Whenever I go on holiday with my parents, I often watch and wait for that inevitable moment when my Dad says those famous words “We should buy a house here!” Swiftly followed by my mum’s words “Here he goes again!” Is this a familiar scenario in your home? Now, it’s not always a bad idea! The places we visit are beautiful and I can totally understand my Dad’s excitement, but there are many more things to consider than just how lovely a place is.

My favourite memory was seeing a new property in the Algarve region of Portugal on a piece of paper! Yes, it wasn’t built yet! With brand-new properties, you can either get them off plan (before they are built) or buy one that has already been constructed. The off plan idea used to be really attractive because by the time the property was built, the value increased so you had already made some money! But then thousands of new homes were never completed, for example in Bulgaria and Spain, and many people lost a lot of money in the process. According to AIPP (Association of International Property Professionals) off plan is still thriving (in parts of Turkey), especially at the higher end of the market, where a custom-built property is required. The key thing is whether the developer is able to deliver what he promises – and what guarantees you might have if he doesn’t.

Then there are those developments you see on the drive from the airport to your resort full of newly built but unsold properties, which look absolutely amazing! I remember seeing many of these when I visited Jamaica last year and found myself drifting into dreams of living in the Caribbean! But then I asked myself — why are such lovely properties sitting there unsold? Have they been built in the right place, are they built to a decent quality, or are there just too many of them for the level of demand?

So perhaps a new build is a better option because you know exactly what you’re getting and there are usually no nasty surprises about size, blocked views or how close the neighbours are. Also, they are built to the latest building standards, and usually come with a ten-year guarantee. However, according to AIPP, in countries such as Italy fitted kitchens aren’t included in the price.

When starting your search, you might find yourself overwhelmed because there is so much information on the internet, including well-known property portals that have overseas sections, including Rightmove, Findaproperty, Propertyfinder and Primelocation. Developers often market new build properties to UK buyers through the press or their own websites and you could also visit shows such as A Place in the Sun Live and The International Property Show or visit local estate agents while abroad. But do be cautious about the schemes that offer more affordable alternatives but use aggressive selling practices and schemes, for example, timeshares, because many of these haven’t delivered as promised and have left many  people out of pocket.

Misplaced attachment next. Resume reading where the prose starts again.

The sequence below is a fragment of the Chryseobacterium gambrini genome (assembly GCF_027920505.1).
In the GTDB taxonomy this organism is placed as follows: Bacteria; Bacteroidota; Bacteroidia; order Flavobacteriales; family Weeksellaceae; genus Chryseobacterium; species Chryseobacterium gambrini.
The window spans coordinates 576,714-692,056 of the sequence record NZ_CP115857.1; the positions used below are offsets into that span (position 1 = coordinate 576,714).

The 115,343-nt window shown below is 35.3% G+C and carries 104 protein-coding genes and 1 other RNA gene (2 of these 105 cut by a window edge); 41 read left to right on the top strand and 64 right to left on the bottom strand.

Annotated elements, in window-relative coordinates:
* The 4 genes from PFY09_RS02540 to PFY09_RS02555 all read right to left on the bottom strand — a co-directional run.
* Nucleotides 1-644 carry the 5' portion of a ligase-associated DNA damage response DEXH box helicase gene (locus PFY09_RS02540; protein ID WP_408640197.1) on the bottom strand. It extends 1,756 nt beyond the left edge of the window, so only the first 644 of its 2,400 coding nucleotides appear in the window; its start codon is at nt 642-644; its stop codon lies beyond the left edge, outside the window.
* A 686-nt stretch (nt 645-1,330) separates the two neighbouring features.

If you decide that buying is the right decision for you, then it may be best to use professional agents and developers, which will reduce the risk of paying too much or being taken advantage of.  Do not be embarrassed of asking lots of questions, because buying anywhere is a big deal and involves your hard-earned money. Remember there is no such thing as “silly” questions! According to Which.co.uk, you should focus your questions on the company itself, not the properties for sale. Dig around for details on the founders of the company and their track record. Look at client testimonials and make sure you find out in detail exactly what service they offer. Ask for details on their service in writing, preferably in the form of some type of ‘Terms of Business’.
Finally, don’t forget about tax implications when buying abroad! If you decide to sell, you will need to pay Capital Gains Tax but this may be reduced or waived depending on when you sell, so do consult a qualified accountant about this. Inheritance Tax may also be payable by your heirs, but this is not the case in all countries, for example, Italy. You will need to pay local council tax and you may also be liable to a VAT type tax on new-builds – in France it is 20 per cent.